The BBC hit series, “Sherlock,” portrays a modern-day Sherlock Holmes (and his sidekick Watson, who, of course, blogs) in a witty, engaging portrayal of the master detective. What stands out, though, is a depiction of a highly gifted individual who behaves arrogantly, says whatever he thinks, and falls short in relationships. Highly gifted intellect and asynchronous development that entertains. But should we be laughing?
While engaging, and not as blatantly stereotypical, say, as Sheldon, the gifted, socially awkward scientist on “The Big Bang Theory,” Sherlock reinforces the assumption that highly gifted people are impossible to fathom, socially aberrant, and hold contempt toward those less brilliant, entertaining or talented. When Sherlock refuses to engage with people because they bore him, or chastises others for their stupidity, he conveys the arrogance often attributed to the gifted.
Yet, are highly gifted people really arrogant?
A study at the University of Nebraska conducted by Paul Silvia and colleagues identified a correlation between individuals self-identified as highly creative and a lower score representing honesty and humility on a measure of personality traits. However, the researchers noted limitations in the study, as subjects were young college students, and measures of creativity were only based on self-report. Also it is not known whether subjects in this study were actually gifted, or just inclined toward creative pursuits.
On the other hand, some famous gifted individuals have displayed signs of arrogance. Psychiatrist Neel Burton compiled a list
of appalling, cringeworthy comments made by creative individuals throughout history. While a blatantly self-inflated sense of self is not common, when someone possesses extraordinary talents, whether intellectual, artistic, or athletic, the individual may lose perspective.
And gifted individuals may have the same difficulty as anyone else with perspective-taking, or recognizing that others don’t see the world as they do. Their impatience and frustration can quickly progress to a lack of compassion for others who are less capable. While young children may vocalize their irritation without censor, adults may be more circumspect, yet still convey disapproval or boredom through nonverbal communication. Condescension and disdain typically arise from surprise or even disappointment when others can’t keep up with their thinking. What do you mean you can’t figure that out? How can you not see the point of that book? You really didn’t get that joke?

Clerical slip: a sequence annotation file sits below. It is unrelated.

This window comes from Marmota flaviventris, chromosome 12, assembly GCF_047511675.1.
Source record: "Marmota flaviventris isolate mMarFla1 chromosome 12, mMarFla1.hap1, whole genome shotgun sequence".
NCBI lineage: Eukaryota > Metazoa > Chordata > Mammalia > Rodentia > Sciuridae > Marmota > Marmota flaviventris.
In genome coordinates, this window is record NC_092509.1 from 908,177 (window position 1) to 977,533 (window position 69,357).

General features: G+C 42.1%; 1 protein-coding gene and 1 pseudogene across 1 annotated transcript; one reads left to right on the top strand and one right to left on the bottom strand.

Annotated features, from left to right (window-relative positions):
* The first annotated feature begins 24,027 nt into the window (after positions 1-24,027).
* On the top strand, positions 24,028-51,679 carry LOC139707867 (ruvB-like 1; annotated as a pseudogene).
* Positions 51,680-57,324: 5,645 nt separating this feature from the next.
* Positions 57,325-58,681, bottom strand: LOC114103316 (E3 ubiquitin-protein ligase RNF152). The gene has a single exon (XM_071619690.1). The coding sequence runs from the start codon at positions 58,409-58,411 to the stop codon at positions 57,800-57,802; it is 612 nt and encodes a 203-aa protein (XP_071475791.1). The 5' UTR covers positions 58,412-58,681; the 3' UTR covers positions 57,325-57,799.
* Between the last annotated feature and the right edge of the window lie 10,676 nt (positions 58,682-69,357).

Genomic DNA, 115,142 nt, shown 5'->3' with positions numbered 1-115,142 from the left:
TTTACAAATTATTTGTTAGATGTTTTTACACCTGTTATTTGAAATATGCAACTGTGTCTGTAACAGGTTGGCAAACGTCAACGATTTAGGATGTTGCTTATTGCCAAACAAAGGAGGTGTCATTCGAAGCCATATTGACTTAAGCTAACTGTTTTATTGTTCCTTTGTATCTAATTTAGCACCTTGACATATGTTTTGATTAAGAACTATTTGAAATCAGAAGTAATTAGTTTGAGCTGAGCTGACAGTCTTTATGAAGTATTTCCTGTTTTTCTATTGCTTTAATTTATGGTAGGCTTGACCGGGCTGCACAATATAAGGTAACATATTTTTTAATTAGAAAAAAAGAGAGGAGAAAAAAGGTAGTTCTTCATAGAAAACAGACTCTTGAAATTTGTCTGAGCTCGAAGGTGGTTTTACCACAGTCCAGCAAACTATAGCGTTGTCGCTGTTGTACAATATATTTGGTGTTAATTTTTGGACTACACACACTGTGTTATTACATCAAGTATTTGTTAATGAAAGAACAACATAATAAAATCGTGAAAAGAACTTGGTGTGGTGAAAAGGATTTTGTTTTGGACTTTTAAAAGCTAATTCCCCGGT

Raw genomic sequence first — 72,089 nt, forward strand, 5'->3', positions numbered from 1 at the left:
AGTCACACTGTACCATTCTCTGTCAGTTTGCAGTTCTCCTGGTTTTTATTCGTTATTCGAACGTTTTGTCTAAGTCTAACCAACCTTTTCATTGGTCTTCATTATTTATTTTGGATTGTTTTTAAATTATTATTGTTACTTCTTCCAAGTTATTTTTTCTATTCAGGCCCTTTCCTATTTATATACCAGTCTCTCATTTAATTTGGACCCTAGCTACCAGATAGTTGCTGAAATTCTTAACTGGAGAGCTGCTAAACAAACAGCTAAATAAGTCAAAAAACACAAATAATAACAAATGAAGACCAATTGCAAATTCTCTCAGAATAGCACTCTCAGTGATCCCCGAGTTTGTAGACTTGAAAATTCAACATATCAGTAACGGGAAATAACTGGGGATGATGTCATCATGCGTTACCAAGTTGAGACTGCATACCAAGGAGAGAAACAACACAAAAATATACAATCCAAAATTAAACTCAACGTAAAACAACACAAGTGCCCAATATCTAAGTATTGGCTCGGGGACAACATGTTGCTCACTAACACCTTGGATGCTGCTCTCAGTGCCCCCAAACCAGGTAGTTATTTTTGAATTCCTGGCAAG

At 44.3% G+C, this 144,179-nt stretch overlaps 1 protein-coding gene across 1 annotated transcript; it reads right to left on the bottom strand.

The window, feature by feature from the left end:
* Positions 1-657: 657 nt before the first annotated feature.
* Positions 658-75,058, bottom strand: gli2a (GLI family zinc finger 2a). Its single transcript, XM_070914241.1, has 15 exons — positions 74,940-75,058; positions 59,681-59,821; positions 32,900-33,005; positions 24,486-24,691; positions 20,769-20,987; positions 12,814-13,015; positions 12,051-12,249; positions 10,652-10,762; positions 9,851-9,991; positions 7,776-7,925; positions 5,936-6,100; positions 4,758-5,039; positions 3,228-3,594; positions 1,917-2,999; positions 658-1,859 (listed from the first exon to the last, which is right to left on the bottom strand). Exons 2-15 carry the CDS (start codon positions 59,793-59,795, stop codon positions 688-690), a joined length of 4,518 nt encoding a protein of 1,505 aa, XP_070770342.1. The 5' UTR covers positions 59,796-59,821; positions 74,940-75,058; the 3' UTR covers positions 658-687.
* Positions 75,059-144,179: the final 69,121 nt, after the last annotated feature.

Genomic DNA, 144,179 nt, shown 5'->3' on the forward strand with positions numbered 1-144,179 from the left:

So, what differentiates arrogance from honest self-reflection in the highly gifted?
Arrogance is the same for gifted individuals as it is for anyone else
: it is evident when someone assumes he or she is intrinsically better
than others. Arrogance is displayed through self-absorption, entitlement, an air of superiority, and a lack of empathy or caring for others’ opinions or feelings. Whether the result of excessive unwarranted praise, underlying insecurity, or lack of perspective, arrogance can reflect a distorted view of oneself, a level of detachment from others, and at times, more serious emotional disturbance. However, arrogance should not be assumed just because a careful and sober assessment of facts finds that intellect, skills or accomplishments are exceptional.
In fact, while some gifted children and adults may bask in the glow of their abilities, most are actually too self-aware to indulge in this for long. Once they develop the maturity and insight to appreciate the nature of their abilities, gifted individuals typically recognize that with these talents come the burden of expectations, the need for rigor and hard work, and the social and emotional components of giftedness that make life more complicated. Most gifted individuals expect a lot from themselves; they know when they are underperforming and can be highly critical of a finished product, scrutinizing every detail or flaw. Many hide their talents by downplaying their abilities, "dumbing themselves down" as teens, or becoming chronic underachievers.
Gifted children, teens and adults may be wrongly perceived as arrogant when they accurately and matter-of-factly state the obvious; they excel at certain things. They possess exceptional intellectual and/or artistic/musical abilities, and when they calmly mention their strengths, express competitive desires, or are pleased with their accomplishments, they may be accused of being arrogant. While humility and modesty are admirable traits, there also must be a time and place for simple acknowledgement of one's strengths. Gifted individuals may be under particular scrutiny when they communicate their abilities or frustrations. Others may become angry or intimidated when a gifted child questions her teacher's accuracy, when a gifted teen makes no attempt to hide his boredom in class, or when a gifted adult acknowledges success.
Gifted children benefit from the same parental and social support as other children with respect to perspective-taking, empathy, and values. They can learn how to express their initiative, passion, impatience, frustration, and excitement over achievements using kindness and tact. They can be reminded that their exceptional abilities are an accident of birth, and make them no more special than others. They can be guided to respect and appreciate another person's perspective, even if they do not agree.
What are your opinions about arrogance and giftedness?
Silvia, P, Kaufman, J., Reiter-Palmon, R., & Weigert, B. (2011). Cantakerous creativity: Honesty-Humility, Agreeableness, and the HEXACO structure of creative achievement.Personality and Individual Differences, 51, 687-689.